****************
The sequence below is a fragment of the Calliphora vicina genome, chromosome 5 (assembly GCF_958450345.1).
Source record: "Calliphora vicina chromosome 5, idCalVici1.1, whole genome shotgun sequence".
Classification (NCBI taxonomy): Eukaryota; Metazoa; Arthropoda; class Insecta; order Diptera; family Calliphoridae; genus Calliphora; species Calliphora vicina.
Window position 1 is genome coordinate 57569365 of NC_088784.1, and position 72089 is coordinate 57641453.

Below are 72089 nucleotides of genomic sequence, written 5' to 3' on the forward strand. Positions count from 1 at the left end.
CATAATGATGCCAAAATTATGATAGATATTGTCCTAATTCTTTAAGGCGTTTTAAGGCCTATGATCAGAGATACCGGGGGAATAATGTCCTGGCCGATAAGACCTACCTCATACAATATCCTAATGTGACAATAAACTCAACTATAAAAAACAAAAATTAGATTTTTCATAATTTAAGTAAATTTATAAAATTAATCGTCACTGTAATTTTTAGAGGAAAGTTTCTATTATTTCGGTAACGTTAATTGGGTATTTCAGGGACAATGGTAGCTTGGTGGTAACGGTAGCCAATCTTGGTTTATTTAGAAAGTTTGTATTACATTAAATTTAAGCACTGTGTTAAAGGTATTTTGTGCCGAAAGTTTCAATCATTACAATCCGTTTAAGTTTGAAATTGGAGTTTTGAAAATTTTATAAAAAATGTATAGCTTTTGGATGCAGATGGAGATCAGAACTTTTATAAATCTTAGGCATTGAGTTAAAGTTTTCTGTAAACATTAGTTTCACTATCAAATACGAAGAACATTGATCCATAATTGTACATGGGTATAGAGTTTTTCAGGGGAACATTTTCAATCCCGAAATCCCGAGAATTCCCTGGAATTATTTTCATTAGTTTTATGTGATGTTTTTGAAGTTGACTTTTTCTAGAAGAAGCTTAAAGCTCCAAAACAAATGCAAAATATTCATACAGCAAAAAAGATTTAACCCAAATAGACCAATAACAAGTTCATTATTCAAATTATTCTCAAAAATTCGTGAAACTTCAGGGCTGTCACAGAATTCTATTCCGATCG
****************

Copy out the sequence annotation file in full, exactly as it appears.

The sequence below is a fragment of the Calliphora vicina genome, chromosome 5 (assembly GCF_958450345.1).
Source record: "Calliphora vicina chromosome 5, idCalVici1.1, whole genome shotgun sequence".
Classification (NCBI taxonomy): Eukaryota; Metazoa; Arthropoda; class Insecta; order Diptera; family Calliphoridae; genus Calliphora; species Calliphora vicina.
Window position 1 is genome coordinate 57569365 of NC_088784.1, and position 72089 is coordinate 57641453.

Below are 72089 nucleotides of genomic sequence, written 5' to 3' on the forward strand. Positions count from 1 at the left end.
CATAATGATGCCAAAATTATGATAGATATTGTCCTAATTCTTTAAGGCGTTTTAAGGCCTATGATCAGAGATACCGGGGGAATAATGTCCTGGCCGATAAGACCTACCTCATACAATATCCTAATGTGACAATAAACTCAACTATAAAAAACAAAAATTAGATTTTTCATAATTTAAGTAAATTTATAAAATTAATCGTCACTGTAATTTTTAGAGGAAAGTTTCTATTATTTCGGTAACGTTAATTGGGTATTTCAGGGACAATGGTAGCTTGGTGGTAACGGTAGCCAATCTTGGTTTATTTAGAAAGTTTGTATTACATTAAATTTAAGCACTGTGTTAAAGGTATTTTGTGCCGAAAGTTTCAATCATTACAATCCGTTTAAGTTTGAAATTGGAGTTTTGAAAATTTTATAAAAAATGTATAGCTTTTGGATGCAGATGGAGATCAGAACTTTTATAAATCTTAGGCATTGAGTTAAAGTTTTCTGTAAACATTAGTTTCACTATCAAATACGAAGAACATTGATCCATAATTGTACATGGGTATAGAGTTTTTCAGGGGAACATTTTCAATCCCGAAATCCCGAGAATTCCCTGGAATTATTTTCATTAGTTTTATGTGATGTTTTTGAAGTTGACTTTTTCTAGAAGAAGCTTAAAGCTCCAAAACAAATGCAAAATATTCATACAGCAAAAAAGATTTAACCCAAATAGACCAATAACAAGTTCATTATTCAAATTATTCTCAAAAATTCGTGAAACTTCAGGGCTGTCACAGAATTCTATTCCGATCG